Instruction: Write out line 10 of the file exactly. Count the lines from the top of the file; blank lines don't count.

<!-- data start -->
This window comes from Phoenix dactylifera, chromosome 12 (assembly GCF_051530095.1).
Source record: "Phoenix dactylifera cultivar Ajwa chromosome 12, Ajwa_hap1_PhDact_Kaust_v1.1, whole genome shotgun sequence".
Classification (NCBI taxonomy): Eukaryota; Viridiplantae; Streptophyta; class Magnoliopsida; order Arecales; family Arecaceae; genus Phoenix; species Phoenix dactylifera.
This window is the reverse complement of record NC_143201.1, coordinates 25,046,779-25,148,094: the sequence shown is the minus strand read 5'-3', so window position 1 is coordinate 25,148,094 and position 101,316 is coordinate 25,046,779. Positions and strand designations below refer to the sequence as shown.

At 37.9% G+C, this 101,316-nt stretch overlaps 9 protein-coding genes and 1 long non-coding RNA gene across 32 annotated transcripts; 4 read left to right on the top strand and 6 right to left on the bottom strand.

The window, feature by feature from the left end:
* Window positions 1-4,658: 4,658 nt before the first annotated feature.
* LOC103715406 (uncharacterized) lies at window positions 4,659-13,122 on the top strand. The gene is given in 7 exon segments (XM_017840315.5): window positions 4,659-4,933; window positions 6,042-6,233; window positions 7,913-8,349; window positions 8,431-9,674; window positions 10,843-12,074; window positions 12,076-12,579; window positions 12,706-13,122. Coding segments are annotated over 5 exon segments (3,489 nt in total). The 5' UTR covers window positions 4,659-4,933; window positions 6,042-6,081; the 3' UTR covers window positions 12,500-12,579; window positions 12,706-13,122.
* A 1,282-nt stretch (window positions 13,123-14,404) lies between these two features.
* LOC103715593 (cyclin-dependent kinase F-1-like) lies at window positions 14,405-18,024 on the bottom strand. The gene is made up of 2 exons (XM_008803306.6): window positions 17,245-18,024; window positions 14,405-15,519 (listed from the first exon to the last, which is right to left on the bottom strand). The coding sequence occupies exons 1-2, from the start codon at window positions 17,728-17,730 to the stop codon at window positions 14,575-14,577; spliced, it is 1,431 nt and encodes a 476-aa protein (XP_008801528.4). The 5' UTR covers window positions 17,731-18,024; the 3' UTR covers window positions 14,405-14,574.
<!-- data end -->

* LOC103715593 (cyclin-dependent kinase F-1-like) lies at window positions 14,405-18,024 on the bottom strand. The gene is made up of 2 exons (XM_008803306.6): window positions 17,245-18,024; window positions 14,405-15,519 (listed from the first exon to the last, which is right to left on the bottom strand). The coding sequence occupies exons 1-2, from the start codon at window positions 17,728-17,730 to the stop codon at window positions 14,575-14,577; spliced, it is 1,431 nt and encodes a 476-aa protein (XP_008801528.4). The 5' UTR covers window positions 17,731-18,024; the 3' UTR covers window positions 14,405-14,574.